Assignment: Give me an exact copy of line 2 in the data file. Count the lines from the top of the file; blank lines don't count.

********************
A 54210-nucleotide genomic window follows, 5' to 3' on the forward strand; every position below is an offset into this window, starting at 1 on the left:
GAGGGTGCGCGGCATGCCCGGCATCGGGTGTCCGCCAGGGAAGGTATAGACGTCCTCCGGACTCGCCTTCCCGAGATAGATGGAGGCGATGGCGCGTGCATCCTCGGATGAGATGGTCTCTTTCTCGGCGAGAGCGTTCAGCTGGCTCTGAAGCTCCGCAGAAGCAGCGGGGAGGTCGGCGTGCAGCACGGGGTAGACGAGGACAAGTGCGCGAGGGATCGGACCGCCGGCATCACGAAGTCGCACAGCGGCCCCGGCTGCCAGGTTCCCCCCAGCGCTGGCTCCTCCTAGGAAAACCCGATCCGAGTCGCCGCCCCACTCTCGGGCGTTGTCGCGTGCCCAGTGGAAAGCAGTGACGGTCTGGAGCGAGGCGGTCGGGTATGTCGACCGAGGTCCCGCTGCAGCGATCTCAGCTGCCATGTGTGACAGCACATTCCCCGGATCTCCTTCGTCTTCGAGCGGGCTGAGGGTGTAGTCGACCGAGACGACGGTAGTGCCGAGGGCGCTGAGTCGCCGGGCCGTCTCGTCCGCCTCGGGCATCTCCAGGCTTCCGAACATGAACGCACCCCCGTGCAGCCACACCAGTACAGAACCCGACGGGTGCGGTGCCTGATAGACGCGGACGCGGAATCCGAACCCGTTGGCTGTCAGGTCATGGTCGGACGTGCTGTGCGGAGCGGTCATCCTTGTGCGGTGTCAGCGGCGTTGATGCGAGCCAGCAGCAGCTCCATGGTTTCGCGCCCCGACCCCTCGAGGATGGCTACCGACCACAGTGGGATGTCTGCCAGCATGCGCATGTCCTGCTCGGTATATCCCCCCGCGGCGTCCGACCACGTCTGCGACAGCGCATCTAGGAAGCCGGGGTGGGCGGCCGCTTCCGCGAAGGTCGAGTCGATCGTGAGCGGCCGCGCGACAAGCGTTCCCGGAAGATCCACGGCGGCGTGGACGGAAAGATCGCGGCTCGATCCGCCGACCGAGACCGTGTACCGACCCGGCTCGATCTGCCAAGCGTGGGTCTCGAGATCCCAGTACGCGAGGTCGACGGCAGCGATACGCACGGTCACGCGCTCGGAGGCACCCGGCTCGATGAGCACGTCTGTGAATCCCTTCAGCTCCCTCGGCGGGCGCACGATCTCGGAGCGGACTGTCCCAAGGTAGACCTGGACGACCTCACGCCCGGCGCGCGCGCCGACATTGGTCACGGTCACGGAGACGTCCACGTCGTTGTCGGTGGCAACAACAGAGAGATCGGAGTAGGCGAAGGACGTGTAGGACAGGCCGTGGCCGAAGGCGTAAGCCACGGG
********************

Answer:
GAGGGTGCGCGGCATGCCCGGCATCGGGTGTCCGCCAGGGAAGGTATAGACGTCCTCCGGACTCGCCTTCCCGAGATAGATGGAGGCGATGGCGCGTGCATCCTCGGATGAGATGGTCTCTTTCTCGGCGAGAGCGTTCAGCTGGCTCTGAAGCTCCGCAGAAGCAGCGGGGAGGTCGGCGTGCAGCACGGGGTAGACGAGGACAAGTGCGCGAGGGATCGGACCGCCGGCATCACGAAGTCGCACAGCGGCCCCGGCTGCCAGGTTCCCCCCAGCGCTGGCTCCTCCTAGGAAAACCCGATCCGAGTCGCCGCCCCACTCTCGGGCGTTGTCGCGTGCCCAGTGGAAAGCAGTGACGGTCTGGAGCGAGGCGGTCGGGTATGTCGACCGAGGTCCCGCTGCAGCGATCTCAGCTGCCATGTGTGACAGCACATTCCCCGGATCTCCTTCGTCTTCGAGCGGGCTGAGGGTGTAGTCGACCGAGACGACGGTAGTGCCGAGGGCGCTGAGTCGCCGGGCCGTCTCGTCCGCCTCGGGCATCTCCAGGCTTCCGAACATGAACGCACCCCCGTGCAGCCACACCAGTACAGAACCCGACGGGTGCGGTGCCTGATAGACGCGGACGCGGAATCCGAACCCGTTGGCTGTCAGGTCATGGTCGGACGTGCTGTGCGGAGCGGTCATCCTTGTGCGGTGTCAGCGGCGTTGATGCGAGCCAGCAGCAGCTCCATGGTTTCGCGCCCCGACCCCTCGAGGATGGCTACCGACCACAGTGGGATGTCTGCCAGCATGCGCATGTCCTGCTCGGTATATCCCCCCGCGGCGTCCGACCACGTCTGCGACAGCGCATCTAGGAAGCCGGGGTGGGCGGCCGCTTCCGCGAAGGTCGAGTCGATCGTGAGCGGCCGCGCGACAAGCGTTCCCGGAAGATCCACGGCGGCGTGGACGGAAAGATCGCGGCTCGATCCGCCGACCGAGACCGTGTACCGACCCGGCTCGATCTGCCAAGCGTGGGTCTCGAGATCCCAGTACGCGAGGTCGACGGCAGCGATACGCACGGTCACGCGCTCGGAGGCACCCGGCTCGATGAGCACGTCTGTGAATCCCTTCAGCTCCCTCGGCGGGCGCACGATCTCGGAGCGGACTGTCCCAAGGTAGACCTGGACGACCTCACGCCCGGCGCGCGCGCCGACATTGGTCACGGTCACGGAGACGTCCACGTCGTTGTCGGTGGCAACAACAGAGAGATCGGAGTAGGCGAAGGACGTGTAGGACAGGCCGTGGCCGAAGGCGTAAGCCACGGG